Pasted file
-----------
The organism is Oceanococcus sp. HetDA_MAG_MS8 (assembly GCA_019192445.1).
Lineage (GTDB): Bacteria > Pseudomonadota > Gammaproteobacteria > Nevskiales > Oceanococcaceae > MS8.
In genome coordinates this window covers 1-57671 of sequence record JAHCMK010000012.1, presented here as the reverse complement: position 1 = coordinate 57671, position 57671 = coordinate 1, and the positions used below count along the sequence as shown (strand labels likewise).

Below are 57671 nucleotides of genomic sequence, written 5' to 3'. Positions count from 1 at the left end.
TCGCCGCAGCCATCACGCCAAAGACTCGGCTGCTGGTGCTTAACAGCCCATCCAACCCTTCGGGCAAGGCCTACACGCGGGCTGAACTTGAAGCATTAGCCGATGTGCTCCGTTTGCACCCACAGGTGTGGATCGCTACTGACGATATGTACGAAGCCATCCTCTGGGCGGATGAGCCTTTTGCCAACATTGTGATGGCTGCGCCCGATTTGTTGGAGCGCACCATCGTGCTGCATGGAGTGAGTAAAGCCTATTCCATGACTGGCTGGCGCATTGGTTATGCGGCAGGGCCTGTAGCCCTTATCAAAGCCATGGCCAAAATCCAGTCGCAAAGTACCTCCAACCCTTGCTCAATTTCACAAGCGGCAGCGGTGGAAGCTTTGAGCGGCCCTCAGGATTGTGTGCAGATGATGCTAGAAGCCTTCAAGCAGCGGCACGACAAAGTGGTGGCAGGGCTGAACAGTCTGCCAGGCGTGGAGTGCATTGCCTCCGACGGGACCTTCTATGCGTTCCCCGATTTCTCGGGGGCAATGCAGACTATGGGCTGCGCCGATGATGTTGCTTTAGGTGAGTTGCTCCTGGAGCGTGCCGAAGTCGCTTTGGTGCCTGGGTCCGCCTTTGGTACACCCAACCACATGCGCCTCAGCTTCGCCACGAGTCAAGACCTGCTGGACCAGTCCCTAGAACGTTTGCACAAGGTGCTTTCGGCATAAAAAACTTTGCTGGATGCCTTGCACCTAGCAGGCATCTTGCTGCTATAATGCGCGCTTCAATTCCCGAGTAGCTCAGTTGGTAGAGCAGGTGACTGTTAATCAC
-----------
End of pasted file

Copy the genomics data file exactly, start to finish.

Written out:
The organism is Oceanococcus sp. HetDA_MAG_MS8 (assembly GCA_019192445.1).
Lineage (GTDB): Bacteria > Pseudomonadota > Gammaproteobacteria > Nevskiales > Oceanococcaceae > MS8.
In genome coordinates this window covers 1-57671 of sequence record JAHCMK010000012.1, presented here as the reverse complement: position 1 = coordinate 57671, position 57671 = coordinate 1, and the positions used below count along the sequence as shown (strand labels likewise).

Below are 57671 nucleotides of genomic sequence, written 5' to 3'. Positions count from 1 at the left end.
TCGCCGCAGCCATCACGCCAAAGACTCGGCTGCTGGTGCTTAACAGCCCATCCAACCCTTCGGGCAAGGCCTACACGCGGGCTGAACTTGAAGCATTAGCCGATGTGCTCCGTTTGCACCCACAGGTGTGGATCGCTACTGACGATATGTACGAAGCCATCCTCTGGGCGGATGAGCCTTTTGCCAACATTGTGATGGCTGCGCCCGATTTGTTGGAGCGCACCATCGTGCTGCATGGAGTGAGTAAAGCCTATTCCATGACTGGCTGGCGCATTGGTTATGCGGCAGGGCCTGTAGCCCTTATCAAAGCCATGGCCAAAATCCAGTCGCAAAGTACCTCCAACCCTTGCTCAATTTCACAAGCGGCAGCGGTGGAAGCTTTGAGCGGCCCTCAGGATTGTGTGCAGATGATGCTAGAAGCCTTCAAGCAGCGGCACGACAAAGTGGTGGCAGGGCTGAACAGTCTGCCAGGCGTGGAGTGCATTGCCTCCGACGGGACCTTCTATGCGTTCCCCGATTTCTCGGGGGCAATGCAGACTATGGGCTGCGCCGATGATGTTGCTTTAGGTGAGTTGCTCCTGGAGCGTGCCGAAGTCGCTTTGGTGCCTGGGTCCGCCTTTGGTACACCCAACCACATGCGCCTCAGCTTCGCCACGAGTCAAGACCTGCTGGACCAGTCCCTAGAACGTTTGCACAAGGTGCTTTCGGCATAAAAAACTTTGCTGGATGCCTTGCACCTAGCAGGCATCTTGCTGCTATAATGCGCGCTTCAATTCCCGAGTAGCTCAGTTGGTAGAGCAGGTGACTGTTAATCAC